Of course, any stories about Phenix City have the occasional negative words by newspapermen and the like. Look magazine called us “The Wickedest City in America,” and, during the war, it was noted that General George S. Patton thought the entire town should be bulldozed on account he was losing too many soldiers.

But where else would grotesque black-and-white pornographic movies be shot or babies of whores put up for sale to the highest bidder?

Phenix City may be a small town, but it’s a giant in Alabama when it comes to the state’s economics and politics.

Just ask newly elected governor Big Jim Folsom. There he is, smiling into the camera at a fund-raiser with Chief Deputy Bert Fuller and our county solicitor Arch Ferrell, a man who hasn’t prosecuted a single clip joint operator, moonshiner, or whoremaster in his tenure.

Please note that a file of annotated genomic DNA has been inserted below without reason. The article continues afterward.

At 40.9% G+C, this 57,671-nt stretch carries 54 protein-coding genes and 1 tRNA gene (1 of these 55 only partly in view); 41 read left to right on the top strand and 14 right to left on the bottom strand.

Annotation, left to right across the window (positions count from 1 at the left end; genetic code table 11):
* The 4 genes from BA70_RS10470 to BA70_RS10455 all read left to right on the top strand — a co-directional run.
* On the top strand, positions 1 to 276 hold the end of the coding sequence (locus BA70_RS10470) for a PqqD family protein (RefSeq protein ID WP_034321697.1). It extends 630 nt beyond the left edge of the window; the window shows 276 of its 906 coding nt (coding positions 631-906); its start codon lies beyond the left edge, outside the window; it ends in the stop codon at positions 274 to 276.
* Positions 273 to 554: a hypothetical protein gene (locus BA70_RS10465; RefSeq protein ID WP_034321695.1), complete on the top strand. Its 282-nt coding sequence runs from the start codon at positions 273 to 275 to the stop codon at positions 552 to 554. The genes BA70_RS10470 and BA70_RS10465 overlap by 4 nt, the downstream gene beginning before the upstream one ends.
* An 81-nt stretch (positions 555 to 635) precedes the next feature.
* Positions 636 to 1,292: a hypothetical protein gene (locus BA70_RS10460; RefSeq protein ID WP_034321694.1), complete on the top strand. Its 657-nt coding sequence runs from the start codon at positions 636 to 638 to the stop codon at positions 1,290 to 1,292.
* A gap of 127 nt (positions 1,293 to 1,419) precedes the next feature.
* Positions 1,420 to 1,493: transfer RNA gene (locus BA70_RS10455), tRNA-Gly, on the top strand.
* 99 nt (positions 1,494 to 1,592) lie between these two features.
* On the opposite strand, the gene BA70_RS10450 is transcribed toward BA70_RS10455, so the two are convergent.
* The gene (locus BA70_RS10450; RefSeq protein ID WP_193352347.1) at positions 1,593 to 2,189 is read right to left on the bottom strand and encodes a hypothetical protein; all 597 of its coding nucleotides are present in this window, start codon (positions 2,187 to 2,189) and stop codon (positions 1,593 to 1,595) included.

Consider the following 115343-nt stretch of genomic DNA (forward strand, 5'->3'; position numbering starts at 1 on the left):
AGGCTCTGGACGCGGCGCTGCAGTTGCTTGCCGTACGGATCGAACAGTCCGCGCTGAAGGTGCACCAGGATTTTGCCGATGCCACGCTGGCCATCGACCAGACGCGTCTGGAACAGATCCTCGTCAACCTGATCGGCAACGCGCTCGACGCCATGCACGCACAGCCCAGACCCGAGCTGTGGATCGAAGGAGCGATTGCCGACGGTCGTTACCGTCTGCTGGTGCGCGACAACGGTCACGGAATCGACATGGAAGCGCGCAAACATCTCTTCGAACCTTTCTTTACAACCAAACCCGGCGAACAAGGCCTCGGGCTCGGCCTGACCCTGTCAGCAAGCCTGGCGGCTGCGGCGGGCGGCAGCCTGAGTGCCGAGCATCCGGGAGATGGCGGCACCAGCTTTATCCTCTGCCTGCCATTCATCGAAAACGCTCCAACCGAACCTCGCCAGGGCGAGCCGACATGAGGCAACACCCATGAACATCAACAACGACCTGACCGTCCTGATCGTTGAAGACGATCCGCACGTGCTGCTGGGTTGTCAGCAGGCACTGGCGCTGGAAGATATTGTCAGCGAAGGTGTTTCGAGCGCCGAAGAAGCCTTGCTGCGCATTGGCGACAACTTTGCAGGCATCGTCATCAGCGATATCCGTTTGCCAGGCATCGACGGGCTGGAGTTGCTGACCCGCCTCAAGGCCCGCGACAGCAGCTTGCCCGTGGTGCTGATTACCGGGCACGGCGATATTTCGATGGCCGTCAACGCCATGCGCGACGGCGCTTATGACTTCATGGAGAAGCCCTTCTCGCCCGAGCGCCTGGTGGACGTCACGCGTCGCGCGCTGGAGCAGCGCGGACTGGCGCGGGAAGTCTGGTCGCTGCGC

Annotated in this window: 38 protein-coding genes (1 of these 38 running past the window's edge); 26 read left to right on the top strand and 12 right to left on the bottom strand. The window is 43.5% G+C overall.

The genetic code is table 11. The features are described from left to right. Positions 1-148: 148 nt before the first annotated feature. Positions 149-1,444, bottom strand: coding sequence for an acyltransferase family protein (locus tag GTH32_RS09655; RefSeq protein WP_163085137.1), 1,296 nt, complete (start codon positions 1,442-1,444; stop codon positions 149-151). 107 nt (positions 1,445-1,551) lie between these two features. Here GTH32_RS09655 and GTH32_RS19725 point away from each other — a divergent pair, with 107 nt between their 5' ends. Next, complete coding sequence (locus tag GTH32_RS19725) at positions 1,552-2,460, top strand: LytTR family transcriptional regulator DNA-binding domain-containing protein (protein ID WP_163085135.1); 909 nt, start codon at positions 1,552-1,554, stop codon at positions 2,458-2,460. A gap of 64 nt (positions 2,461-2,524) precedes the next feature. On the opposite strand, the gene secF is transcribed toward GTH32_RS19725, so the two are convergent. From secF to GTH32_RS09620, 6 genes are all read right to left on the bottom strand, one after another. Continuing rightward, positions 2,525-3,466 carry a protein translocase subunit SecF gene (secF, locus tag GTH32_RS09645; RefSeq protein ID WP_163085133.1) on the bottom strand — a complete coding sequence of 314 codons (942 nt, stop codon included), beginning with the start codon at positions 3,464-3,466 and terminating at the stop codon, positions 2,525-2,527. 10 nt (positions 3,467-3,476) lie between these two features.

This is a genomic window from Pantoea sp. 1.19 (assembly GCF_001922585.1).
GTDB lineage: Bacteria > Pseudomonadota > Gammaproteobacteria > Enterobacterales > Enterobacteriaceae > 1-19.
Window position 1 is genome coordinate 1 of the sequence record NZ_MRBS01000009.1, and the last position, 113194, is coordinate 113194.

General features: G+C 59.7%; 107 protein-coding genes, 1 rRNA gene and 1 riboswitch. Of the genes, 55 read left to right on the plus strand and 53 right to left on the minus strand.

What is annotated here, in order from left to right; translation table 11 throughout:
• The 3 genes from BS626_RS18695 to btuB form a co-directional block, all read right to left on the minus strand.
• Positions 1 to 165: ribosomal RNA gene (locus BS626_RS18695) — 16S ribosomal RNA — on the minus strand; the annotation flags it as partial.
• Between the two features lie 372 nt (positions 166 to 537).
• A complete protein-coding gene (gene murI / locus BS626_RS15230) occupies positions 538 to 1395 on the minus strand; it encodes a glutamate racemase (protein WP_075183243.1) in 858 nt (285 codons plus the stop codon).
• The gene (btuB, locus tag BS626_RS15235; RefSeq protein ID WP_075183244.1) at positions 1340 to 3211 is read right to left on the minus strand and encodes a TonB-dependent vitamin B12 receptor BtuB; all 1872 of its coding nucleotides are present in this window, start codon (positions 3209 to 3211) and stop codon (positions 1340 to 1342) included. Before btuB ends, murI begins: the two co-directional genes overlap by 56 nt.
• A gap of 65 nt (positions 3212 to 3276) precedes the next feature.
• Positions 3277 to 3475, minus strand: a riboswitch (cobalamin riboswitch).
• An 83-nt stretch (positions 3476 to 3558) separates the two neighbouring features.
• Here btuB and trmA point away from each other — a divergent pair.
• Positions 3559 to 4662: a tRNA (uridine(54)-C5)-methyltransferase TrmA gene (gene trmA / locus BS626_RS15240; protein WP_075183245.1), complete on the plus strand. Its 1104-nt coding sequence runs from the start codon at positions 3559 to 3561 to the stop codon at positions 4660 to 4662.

Look at the smiles on those boys’ faces. That’s the look of power.

Maybe because just a few weeks back about a dozen cars left from Phenix City, all loaded down with briefcases full of cash. They drove from Auburn to Slapout, Alabama, distributing Phenix City’s might to local officials and sheriffs, and, by God, they pulled out for ole Big Jim.

So who are They?

This is the redneck mafia, the Syndicate, the Phenix City Machine, a group of gamblers, pimps, thieves, and dope dealers big enough to fill a football stadium. There’s the old guard, the duo who built this town, Jimmie Matthews and Hoyt Shepherd. And then there’s Miss Fannie Belle, the redheaded devil who feels as comfortable calling a murder as getting a manicure and her hair done. And we could jump from Johnnie Benefield to Godwin Davis to Clyde Yarborough, a man whose face resembled fleshy pudding from dozens of skin grafts.